Thorsten was born in Ludwigsburg, Germany. He studied physics at the University of Stuttgart, Germany, from 2006 to 2010 (diploma). In 2009/10 he did the research required for his diploma thesis at the University of Cambridge in the group of Richard Needs. Thereafter, he joined the group of Ignacio Cirac at the Max-Planck Institute of Quantum Optics in Garching, Germany, for his doctorate. During his PhD, he mainly worked on the application of Tensor Network States to Quantum Hall systems, but also used them to characterise all translationally invariant one dimensional quantum spin systems with long-range localisable entanglement. In October 2015, he started working in the group of Steve Simon at the Rudolf Peierls Centre for Theoretical Physics at Oxford.
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Chi Ming joined TOPNES in May 2016. Working with Dr. Peter Wahl, his research is concentrated on the investigation of the magnetic orders at the atomic scale in unconventional superconductors using cutting-edge spin-polarized scanning tunneling spectroscopy.
Chi Ming was born in Hong Kong. He obtained his bachelor degree in Physics from the Hong Kong University of Science and Technology in 2005, and MPhil degree in Physics from the same institute in 2007. In his MPhil project, he worked in Prof. Michael Altmanís group to investigate the diffusion behaviour of CO molecules on the Pt(111) surface using low energy electron microscope. Later, he joined Prof. Geoff Thorntonís group at University College London to pursue his PhD degree, studying the electronic and chemical properties of the TiO2 surfaces using low temperature scanning tunnelling microscope (STM). After obtaining his doctoral degree in 2012, Chi Ming continued his research in Thornton group, investigating molecular adsorption on supported metal nanoparticles using both STM and synchrotron radiation facilities, as well as the electronic structures of atomic-scale metal clusters supported on TiO2 using scanning tunnelling spectroscopy.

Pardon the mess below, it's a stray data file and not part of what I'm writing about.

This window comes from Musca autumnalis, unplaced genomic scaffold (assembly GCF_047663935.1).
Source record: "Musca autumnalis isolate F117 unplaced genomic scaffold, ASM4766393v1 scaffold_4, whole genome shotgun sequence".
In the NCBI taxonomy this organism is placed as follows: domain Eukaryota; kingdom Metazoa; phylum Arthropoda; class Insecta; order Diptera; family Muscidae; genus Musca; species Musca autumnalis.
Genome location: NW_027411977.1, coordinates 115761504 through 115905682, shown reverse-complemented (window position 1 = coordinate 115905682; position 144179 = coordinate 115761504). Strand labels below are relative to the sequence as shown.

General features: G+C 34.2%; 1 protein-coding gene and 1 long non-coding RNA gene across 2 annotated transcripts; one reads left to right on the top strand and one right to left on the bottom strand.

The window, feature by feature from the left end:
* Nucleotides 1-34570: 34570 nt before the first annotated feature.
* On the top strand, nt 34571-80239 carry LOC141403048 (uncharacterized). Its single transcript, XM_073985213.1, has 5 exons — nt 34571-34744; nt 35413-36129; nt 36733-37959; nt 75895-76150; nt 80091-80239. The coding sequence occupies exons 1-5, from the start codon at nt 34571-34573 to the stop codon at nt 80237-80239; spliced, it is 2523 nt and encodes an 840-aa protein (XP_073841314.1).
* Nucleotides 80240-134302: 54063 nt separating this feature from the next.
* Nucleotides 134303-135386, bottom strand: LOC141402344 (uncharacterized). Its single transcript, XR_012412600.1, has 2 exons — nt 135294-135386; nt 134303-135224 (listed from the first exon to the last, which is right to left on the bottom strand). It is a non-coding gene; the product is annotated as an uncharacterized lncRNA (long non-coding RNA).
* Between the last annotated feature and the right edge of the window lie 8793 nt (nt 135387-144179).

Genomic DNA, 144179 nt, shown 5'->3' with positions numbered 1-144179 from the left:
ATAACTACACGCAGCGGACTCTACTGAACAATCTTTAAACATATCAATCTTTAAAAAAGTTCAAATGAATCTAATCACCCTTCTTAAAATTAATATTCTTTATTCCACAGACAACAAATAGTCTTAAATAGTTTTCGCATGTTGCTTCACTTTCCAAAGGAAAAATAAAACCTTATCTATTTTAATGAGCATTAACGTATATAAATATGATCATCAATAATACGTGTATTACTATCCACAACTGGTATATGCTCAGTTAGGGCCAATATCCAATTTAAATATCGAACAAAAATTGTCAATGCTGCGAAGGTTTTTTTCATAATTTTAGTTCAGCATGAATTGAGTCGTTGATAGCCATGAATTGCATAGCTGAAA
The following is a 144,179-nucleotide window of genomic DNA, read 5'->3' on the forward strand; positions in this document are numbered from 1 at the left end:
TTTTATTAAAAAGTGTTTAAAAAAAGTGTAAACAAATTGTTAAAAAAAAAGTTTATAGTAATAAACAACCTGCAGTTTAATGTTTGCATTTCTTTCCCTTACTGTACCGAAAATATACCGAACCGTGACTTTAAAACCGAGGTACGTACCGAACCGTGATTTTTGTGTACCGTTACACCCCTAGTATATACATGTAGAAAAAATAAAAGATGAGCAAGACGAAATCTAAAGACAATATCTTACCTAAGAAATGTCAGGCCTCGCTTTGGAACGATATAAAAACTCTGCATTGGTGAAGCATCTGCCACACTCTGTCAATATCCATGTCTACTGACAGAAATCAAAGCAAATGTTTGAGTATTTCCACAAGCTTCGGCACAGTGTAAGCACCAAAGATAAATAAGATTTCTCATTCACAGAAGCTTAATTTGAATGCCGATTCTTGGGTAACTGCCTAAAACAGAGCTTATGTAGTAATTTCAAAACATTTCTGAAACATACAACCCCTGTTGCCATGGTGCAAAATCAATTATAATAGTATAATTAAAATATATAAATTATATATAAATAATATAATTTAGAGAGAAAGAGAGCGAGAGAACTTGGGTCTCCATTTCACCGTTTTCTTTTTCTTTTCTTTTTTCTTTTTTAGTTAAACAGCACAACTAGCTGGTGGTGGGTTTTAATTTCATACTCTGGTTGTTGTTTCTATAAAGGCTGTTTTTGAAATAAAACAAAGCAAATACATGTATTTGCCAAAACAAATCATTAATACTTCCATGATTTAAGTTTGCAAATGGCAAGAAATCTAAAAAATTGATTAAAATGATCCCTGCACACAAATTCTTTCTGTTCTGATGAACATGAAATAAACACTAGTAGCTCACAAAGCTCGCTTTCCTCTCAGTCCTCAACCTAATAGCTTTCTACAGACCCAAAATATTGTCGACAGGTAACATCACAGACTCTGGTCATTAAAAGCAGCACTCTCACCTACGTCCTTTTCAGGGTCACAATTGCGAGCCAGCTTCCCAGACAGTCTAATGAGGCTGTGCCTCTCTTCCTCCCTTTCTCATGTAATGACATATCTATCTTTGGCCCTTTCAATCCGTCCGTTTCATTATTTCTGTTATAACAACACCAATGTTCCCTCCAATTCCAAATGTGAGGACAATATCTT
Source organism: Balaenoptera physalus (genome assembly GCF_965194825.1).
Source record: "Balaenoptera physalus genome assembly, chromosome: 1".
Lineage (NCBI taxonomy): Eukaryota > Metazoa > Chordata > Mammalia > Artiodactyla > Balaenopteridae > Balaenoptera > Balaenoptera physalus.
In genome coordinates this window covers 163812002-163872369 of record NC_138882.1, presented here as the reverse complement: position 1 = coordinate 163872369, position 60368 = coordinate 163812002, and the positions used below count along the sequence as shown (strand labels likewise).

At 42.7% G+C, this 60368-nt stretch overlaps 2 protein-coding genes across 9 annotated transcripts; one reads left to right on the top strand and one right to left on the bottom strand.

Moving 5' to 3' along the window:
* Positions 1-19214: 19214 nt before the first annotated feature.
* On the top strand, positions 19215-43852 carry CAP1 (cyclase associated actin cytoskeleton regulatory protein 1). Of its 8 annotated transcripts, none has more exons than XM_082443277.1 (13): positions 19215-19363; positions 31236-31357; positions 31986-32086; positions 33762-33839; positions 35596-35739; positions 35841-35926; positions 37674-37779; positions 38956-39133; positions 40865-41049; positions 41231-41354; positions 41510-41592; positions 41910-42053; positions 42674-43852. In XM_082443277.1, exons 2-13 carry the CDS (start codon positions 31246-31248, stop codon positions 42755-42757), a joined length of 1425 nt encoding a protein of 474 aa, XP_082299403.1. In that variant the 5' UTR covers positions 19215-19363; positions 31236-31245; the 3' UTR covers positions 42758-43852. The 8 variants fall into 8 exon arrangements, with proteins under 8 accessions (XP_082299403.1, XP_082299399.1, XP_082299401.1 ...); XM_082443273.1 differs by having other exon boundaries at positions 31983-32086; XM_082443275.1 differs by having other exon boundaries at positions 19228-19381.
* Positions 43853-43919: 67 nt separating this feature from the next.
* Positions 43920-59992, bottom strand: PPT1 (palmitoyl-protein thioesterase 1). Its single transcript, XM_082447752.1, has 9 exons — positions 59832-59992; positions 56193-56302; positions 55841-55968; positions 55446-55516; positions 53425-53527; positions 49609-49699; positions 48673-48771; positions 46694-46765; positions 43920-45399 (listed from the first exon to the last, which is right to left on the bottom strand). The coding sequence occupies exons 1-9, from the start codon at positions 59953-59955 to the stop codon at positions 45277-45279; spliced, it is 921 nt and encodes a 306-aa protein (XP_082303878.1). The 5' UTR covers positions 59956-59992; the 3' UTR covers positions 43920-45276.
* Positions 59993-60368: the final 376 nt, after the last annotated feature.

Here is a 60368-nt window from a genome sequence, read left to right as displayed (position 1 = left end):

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Haibiao joined TOPNES in November 2015. Working with Dr. Peter Wahl, his research is concentrated on the investigation of the magnetic orders at the atomic scale in unconventional superconductors using cutting-edge spin-polarized scanning tunnelling spectroscopy.
Haibiao was born in China and he obtained his bachelor degree in Applied Physics from Hefei University of Technology in 2010. Later he joined Prof. Qingyou Luís group at the University of Science and Technology of China to pursue his PhD degree, working on the design and construction of a high-field magnetic force microscope. He then used this apparatus to investigate the magnetic transitions and phase separation in strongly correlated electron oxides, mainly in manganites.